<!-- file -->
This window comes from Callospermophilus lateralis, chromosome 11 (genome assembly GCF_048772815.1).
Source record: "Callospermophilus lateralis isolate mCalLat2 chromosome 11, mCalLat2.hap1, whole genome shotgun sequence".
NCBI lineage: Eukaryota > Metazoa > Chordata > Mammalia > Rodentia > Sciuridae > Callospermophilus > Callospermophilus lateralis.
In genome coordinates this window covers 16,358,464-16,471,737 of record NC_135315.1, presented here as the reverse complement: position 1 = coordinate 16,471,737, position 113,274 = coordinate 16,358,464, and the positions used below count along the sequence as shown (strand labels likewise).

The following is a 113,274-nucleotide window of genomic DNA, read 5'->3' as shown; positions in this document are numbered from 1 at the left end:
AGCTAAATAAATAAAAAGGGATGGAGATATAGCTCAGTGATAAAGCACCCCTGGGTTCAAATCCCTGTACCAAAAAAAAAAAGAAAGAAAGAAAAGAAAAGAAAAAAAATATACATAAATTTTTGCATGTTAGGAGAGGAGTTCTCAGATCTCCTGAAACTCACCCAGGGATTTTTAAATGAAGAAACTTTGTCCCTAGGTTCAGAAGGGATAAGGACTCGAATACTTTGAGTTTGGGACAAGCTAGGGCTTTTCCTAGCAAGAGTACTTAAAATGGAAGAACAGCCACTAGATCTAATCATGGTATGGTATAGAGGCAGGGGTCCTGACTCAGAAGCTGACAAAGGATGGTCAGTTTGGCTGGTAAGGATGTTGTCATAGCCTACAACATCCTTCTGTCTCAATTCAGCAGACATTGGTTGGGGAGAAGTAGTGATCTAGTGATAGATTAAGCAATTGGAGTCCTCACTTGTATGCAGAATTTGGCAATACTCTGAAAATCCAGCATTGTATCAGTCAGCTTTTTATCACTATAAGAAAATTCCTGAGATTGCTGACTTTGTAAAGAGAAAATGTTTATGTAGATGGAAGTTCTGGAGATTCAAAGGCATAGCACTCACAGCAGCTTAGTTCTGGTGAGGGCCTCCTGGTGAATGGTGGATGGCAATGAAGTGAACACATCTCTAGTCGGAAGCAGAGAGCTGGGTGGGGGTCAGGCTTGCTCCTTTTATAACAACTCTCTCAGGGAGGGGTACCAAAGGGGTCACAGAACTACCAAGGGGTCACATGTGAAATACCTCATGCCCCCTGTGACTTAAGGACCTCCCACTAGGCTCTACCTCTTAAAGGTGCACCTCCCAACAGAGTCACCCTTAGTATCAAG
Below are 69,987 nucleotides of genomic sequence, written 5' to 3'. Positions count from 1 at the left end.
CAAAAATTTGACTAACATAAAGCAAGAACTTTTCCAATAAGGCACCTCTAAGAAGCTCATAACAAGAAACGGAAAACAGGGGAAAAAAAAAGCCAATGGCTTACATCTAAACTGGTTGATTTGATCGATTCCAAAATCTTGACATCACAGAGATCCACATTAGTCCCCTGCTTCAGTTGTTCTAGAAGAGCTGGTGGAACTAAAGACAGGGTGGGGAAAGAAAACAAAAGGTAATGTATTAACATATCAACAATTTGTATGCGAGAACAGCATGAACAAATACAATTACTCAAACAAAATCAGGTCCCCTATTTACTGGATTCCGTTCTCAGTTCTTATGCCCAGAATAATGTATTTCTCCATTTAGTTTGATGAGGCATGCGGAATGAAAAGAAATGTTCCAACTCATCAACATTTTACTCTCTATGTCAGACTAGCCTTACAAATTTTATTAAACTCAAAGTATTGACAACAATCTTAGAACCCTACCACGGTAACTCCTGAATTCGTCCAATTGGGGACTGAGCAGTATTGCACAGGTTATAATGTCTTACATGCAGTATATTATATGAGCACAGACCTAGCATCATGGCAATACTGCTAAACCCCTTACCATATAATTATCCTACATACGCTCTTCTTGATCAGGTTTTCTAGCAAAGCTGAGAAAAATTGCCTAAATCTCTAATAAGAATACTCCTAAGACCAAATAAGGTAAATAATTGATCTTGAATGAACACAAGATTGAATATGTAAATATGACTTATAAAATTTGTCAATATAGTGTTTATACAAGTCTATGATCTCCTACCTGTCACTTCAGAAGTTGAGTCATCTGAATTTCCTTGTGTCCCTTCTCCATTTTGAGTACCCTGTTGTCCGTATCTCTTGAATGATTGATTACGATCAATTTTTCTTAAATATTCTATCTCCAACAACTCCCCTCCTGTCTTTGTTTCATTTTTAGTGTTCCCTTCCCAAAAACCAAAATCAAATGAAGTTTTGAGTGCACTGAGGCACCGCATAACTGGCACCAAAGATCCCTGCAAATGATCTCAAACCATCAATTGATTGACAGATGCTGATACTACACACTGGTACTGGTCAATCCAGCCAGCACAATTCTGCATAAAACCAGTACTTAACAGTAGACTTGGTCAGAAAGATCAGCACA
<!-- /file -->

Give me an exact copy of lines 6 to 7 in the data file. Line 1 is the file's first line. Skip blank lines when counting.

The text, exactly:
AGCTAAATAAATAAAAAGGGATGGAGATATAGCTCAGTGATAAAGCACCCCTGGGTTCAAATCCCTGTACCAAAAAAAAAAAGAAAGAAAGAAAAGAAAAGAAAAAAAATATACATAAATTTTTGCATGTTAGGAGAGGAGTTCTCAGATCTCCTGAAACTCACCCAGGGATTTTTAAATGAAGAAACTTTGTCCCTAGGTTCAGAAGGGATAAGGACTCGAATACTTTGAGTTTGGGACAAGCTAGGGCTTTTCCTAGCAAGAGTACTTAAAATGGAAGAACAGCCACTAGATCTAATCATGGTATGGTATAGAGGCAGGGGTCCTGACTCAGAAGCTGACAAAGGATGGTCAGTTTGGCTGGTAAGGATGTTGTCATAGCCTACAACATCCTTCTGTCTCAATTCAGCAGACATTGGTTGGGGAGAAGTAGTGATCTAGTGATAGATTAAGCAATTGGAGTCCTCACTTGTATGCAGAATTTGGCAATACTCTGAAAATCCAGCATTGTATCAGTCAGCTTTTTATCACTATAAGAAAATTCCTGAGATTGCTGACTTTGTAAAGAGAAAATGTTTATGTAGATGGAAGTTCTGGAGATTCAAAGGCATAGCACTCACAGCAGCTTAGTTCTGGTGAGGGCCTCCTGGTGAATGGTGGATGGCAATGAAGTGAACACATCTCTAGTCGGAAGCAGAGAGCTGGGTGGGGGTCAGGCTTGCTCCTTTTATAACAACTCTCTCAGGGAGGGGTACCAAAGGGGTCACAGAACTACCAAGGGGTCACATGTGAAATACCTCATGCCCCCTGTGACTTAAGGACCTCCCACTAGGCTCTACCTCTTAAAGGTGCACCTCCCAACAGAGTCACCCTTAGTATCAAG
Below are 69,987 nucleotides of genomic sequence, written 5' to 3'. Positions count from 1 at the left end.